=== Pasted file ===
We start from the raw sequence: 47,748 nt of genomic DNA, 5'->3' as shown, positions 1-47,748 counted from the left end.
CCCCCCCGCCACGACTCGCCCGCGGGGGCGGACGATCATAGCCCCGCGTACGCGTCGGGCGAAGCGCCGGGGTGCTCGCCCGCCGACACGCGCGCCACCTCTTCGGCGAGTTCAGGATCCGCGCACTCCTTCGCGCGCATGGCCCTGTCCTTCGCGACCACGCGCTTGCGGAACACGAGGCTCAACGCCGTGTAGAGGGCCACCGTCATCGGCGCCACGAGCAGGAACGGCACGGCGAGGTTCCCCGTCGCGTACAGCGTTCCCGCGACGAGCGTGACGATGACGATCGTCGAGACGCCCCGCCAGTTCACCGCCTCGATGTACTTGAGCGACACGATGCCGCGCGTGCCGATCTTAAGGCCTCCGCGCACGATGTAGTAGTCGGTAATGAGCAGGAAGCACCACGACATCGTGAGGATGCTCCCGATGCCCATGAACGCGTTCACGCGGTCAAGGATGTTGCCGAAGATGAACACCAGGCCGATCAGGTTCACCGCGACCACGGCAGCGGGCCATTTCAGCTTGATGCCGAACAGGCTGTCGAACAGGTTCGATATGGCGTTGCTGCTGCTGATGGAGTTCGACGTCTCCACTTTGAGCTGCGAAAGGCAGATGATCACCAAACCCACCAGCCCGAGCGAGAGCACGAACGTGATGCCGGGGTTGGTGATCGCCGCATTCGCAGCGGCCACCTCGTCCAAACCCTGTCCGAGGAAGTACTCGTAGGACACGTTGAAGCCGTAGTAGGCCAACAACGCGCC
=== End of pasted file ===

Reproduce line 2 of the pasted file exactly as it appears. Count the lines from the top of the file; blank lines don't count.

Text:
CCCCCCCGCCACGACTCGCCCGCGGGGGCGGACGATCATAGCCCCGCGTACGCGTCGGGCGAAGCGCCGGGGTGCTCGCCCGCCGACACGCGCGCCACCTCTTCGGCGAGTTCAGGATCCGCGCACTCCTTCGCGCGCATGGCCCTGTCCTTCGCGACCACGCGCTTGCGGAACACGAGGCTCAACGCCGTGTAGAGGGCCACCGTCATCGGCGCCACGAGCAGGAACGGCACGGCGAGGTTCCCCGTCGCGTACAGCGTTCCCGCGACGAGCGTGACGATGACGATCGTCGAGACGCCCCGCCAGTTCACCGCCTCGATGTACTTGAGCGACACGATGCCGCGCGTGCCGATCTTAAGGCCTCCGCGCACGATGTAGTAGTCGGTAATGAGCAGGAAGCACCACGACATCGTGAGGATGCTCCCGATGCCCATGAACGCGTTCACGCGGTCAAGGATGTTGCCGAAGATGAACACCAGGCCGATCAGGTTCACCGCGACCACGGCAGCGGGCCATTTCAGCTTGATGCCGAACAGGCTGTCGAACAGGTTCGATATGGCGTTGCTGCTGCTGATGGAGTTCGACGTCTCCACTTTGAGCTGCGAAAGGCAGATGATCACCAAACCCACCAGCCCGAGCGAGAGCACGAACGTGATGCCGGGGTTGGTGATCGCCGCATTCGCAGCGGCCACCTCGTCCAAACCCTGTCCGAGGAAGTACTCGTAGGACACGTTGAAGCCGTAGTAGGCCAACAACGCGCC